Antigonish, "The Big Town", is a town in Antigonish County, Nova Scotia. The town is home to St. Francis Xavier University and the oldest continuous Highland games outside of Scotland. It is approximately one hundred miles (161 km) northeast of Halifax.
The name Antigonish is of Mi'kmaq origin. The original definition has been
lost as the Mi'kmaq language has undergone many revisions over the last two
centuries. The first European settlement took place in 1784 when Colonel Timothy
Hierlihy received a large land grant surrounding Antigonish Harbour. Hierlihy
and his party founded the Dorchester settlement, named for Sir Guy
Carleton, who was Governor General of Canada and subsequently Lord Dorchester.
In 1796 another settler, with the assistance of a First Nations guide, blazed a
trail from Antigonish Harbour to Brown's Mountain, using the shortest route.
This trail became a guide for travellers and eventually evolved into a winding
Main Street. By the late 1820s, Dorchester was commonly referred to as
Antigonish. In 1852, a newspaper, The Casket, began publication and
continues to this day as an independent paper.
Antigonish is notable for having a social movement named for it, the Antigonish Movement, launched from St. Francis Xavier University in the 1920s by local priests and educators including Rev. Dr. Moses Coady and Father Jimmy Tompkins. The town is also the episcopal seat of the Roman Catholic Diocese of Antigonish.
St. Francis Xavier University is located in Antigonish. It was established in Antigonish in 1855, having been founded in 1853 in Arichat, Cape Breton and originally called the College of East Bay after East Bay, Nova Scotia where an earlier institution had once existed (1824–1829). St.F.X. was originally a Catholic seminary and was granted full university powers in 1866 by an act of the Nova Scotia House of Assembly. St. Francis Xavier has 4,267 full-time students and 500 part-time students. It was named as the best undergraduate university in Canada by Maclean's magazine for five consecutive years (2002–2006). St. Francis Xavier is also well known for the X-Ring and the Coady International Institute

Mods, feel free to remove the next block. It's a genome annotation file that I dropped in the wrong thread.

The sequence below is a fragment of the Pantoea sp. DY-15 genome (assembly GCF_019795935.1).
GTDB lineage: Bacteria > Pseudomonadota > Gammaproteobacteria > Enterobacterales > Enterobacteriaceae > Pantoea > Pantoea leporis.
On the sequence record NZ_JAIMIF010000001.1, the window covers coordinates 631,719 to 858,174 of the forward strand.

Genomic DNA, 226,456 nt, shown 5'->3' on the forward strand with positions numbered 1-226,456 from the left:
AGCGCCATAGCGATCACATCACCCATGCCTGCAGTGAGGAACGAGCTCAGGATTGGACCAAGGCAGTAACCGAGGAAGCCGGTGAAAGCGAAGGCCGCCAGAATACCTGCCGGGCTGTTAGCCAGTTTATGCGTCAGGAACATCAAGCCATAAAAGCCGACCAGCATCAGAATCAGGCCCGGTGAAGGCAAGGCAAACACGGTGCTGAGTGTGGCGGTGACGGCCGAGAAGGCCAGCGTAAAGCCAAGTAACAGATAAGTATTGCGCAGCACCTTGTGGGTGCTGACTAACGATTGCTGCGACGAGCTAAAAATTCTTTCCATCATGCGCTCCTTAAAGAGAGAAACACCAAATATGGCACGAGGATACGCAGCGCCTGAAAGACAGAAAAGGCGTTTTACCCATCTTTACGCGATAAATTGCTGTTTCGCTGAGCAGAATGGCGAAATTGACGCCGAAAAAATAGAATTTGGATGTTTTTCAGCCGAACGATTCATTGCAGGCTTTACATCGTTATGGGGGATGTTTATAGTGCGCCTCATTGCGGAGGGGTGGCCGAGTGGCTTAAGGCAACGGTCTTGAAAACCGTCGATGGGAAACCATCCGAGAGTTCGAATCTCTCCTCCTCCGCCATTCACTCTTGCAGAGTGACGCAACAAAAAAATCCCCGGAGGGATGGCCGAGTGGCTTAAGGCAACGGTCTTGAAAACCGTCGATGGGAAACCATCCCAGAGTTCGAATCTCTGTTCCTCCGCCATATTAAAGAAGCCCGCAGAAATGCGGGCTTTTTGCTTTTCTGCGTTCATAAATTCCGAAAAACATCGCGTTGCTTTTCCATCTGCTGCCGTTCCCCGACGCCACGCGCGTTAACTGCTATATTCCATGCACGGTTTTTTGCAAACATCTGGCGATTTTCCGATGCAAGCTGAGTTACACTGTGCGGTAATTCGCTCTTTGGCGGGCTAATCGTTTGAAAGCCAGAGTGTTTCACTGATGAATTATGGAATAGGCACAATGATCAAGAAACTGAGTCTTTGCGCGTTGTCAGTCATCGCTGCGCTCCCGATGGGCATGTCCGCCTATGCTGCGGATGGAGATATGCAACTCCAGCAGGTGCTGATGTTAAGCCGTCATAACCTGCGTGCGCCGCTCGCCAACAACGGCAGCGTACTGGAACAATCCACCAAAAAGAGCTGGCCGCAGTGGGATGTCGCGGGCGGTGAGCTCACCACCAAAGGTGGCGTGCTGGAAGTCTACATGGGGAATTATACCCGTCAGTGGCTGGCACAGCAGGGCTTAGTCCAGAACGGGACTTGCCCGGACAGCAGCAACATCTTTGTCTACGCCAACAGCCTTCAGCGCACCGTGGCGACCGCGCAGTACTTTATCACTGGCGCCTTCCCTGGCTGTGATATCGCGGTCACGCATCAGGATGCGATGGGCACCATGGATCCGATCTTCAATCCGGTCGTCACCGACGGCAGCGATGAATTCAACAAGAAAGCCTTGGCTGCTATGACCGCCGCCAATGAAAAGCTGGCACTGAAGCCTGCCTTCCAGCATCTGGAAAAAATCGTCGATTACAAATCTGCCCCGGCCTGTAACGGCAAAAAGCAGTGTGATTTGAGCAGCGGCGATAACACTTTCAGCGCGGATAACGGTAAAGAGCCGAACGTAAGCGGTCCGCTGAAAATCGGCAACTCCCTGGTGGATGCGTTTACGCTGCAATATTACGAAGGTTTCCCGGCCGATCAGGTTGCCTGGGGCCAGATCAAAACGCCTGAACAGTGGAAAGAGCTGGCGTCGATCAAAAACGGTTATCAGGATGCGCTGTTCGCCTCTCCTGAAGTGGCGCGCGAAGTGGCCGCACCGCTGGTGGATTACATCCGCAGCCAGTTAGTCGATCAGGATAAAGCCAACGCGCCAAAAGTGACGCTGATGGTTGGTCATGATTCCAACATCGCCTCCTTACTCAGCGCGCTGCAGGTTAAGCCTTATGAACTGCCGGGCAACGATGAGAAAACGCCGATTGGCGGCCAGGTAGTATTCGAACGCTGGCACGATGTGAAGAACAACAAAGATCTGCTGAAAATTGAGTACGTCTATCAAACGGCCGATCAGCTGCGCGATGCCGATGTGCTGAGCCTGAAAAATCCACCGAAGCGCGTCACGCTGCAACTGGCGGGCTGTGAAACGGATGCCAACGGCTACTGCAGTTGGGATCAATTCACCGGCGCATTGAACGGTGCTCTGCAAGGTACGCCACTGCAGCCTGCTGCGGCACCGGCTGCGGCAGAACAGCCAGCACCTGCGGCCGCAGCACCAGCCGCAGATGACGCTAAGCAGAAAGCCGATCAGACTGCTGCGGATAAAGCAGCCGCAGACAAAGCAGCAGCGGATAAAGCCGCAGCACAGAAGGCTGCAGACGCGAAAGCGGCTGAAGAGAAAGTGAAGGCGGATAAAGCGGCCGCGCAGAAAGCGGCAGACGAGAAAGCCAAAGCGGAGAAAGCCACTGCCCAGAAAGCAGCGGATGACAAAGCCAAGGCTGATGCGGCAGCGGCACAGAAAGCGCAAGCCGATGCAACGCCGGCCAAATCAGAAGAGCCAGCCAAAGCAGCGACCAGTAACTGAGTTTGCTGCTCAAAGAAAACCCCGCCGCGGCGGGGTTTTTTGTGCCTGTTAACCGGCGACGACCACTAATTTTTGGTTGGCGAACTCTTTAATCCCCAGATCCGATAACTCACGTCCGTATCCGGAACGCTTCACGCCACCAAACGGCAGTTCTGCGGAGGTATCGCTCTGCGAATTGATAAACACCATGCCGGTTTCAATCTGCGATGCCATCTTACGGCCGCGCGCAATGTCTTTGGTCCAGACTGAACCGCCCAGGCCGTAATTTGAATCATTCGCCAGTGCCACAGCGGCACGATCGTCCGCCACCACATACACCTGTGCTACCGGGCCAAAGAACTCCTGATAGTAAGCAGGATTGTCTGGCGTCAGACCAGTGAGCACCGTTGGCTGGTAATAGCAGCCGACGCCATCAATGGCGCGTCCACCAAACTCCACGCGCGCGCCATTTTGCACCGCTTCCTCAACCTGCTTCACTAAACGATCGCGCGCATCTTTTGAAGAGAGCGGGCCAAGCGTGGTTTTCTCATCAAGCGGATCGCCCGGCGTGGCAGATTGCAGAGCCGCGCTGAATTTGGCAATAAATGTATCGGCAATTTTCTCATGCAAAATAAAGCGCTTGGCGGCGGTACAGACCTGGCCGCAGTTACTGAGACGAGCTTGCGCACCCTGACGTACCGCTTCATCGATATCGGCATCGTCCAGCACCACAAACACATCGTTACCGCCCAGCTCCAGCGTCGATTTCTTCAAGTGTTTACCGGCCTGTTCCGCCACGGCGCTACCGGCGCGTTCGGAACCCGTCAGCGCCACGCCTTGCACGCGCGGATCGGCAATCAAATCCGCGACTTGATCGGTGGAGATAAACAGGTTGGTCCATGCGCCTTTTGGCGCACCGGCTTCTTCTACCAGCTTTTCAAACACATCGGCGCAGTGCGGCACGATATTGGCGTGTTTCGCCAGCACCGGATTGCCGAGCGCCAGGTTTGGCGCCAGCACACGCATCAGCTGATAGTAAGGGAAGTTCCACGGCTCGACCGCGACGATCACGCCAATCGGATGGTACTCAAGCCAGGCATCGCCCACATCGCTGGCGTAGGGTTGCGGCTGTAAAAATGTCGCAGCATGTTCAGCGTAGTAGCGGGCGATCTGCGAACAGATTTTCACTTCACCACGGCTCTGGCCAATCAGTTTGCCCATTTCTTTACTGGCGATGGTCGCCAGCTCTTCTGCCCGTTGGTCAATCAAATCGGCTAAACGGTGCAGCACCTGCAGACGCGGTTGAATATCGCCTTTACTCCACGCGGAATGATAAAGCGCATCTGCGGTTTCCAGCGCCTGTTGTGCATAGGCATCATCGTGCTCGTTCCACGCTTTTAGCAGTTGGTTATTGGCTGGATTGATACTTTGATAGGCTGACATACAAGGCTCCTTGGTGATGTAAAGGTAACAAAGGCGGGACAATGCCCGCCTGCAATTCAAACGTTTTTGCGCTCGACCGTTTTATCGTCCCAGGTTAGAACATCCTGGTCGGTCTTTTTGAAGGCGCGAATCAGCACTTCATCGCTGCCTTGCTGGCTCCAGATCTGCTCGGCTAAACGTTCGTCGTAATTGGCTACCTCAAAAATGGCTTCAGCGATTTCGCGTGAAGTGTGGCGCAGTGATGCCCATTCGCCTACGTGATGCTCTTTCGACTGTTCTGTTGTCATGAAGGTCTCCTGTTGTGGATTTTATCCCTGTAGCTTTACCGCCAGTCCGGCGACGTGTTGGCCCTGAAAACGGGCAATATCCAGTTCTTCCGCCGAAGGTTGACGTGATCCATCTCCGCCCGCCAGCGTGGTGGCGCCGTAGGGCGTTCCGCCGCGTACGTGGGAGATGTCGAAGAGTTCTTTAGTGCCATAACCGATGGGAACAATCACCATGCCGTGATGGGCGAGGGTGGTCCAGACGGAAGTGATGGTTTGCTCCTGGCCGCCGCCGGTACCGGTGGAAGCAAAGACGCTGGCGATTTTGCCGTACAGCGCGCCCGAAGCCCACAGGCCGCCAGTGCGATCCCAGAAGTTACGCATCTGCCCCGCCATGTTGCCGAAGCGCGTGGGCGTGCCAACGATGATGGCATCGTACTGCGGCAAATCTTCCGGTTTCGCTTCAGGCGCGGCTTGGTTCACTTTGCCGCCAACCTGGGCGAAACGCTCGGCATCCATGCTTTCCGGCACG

The elementary and secondary schools in Antigonish fall under the jurisdiction of the Strait Regional School Board. Antigonish is home to three public schools: Dr. John Hugh Gillis Regional High School, St. Andrew Junior School and the Antigonish Education Centre. There has been a large Scottish Gaelic revival in the area and as of September 2013, more than 260 children in Antigonish were studying Gaelic at 4 of the local schools.
The annual Antigonish Highland Games have been held since 1863. The first games were held to raise funds for the construction of St. Ninian 's Cathedral.
Antigonish is a service centre for the surrounding region that includes Antigonish and Guysborough Counties and many local businesses are based in the service sector. There are no major industrial operations located in the town or county. The workforce is primarily white collar with the largest employers being St. Martha's Regional Hospital and St. Francis Xavier University. Until 2011, Antigonish accommodated Canada Post 's National Philatelic Centre, which provided mail-order services for worldwide collectors of Canadian stamps.
Antigonish info reproduced from Wikipedia page http://en.wikipedia.org/wiki/Antigonish,_Nova_Scotia under the Creative Commons License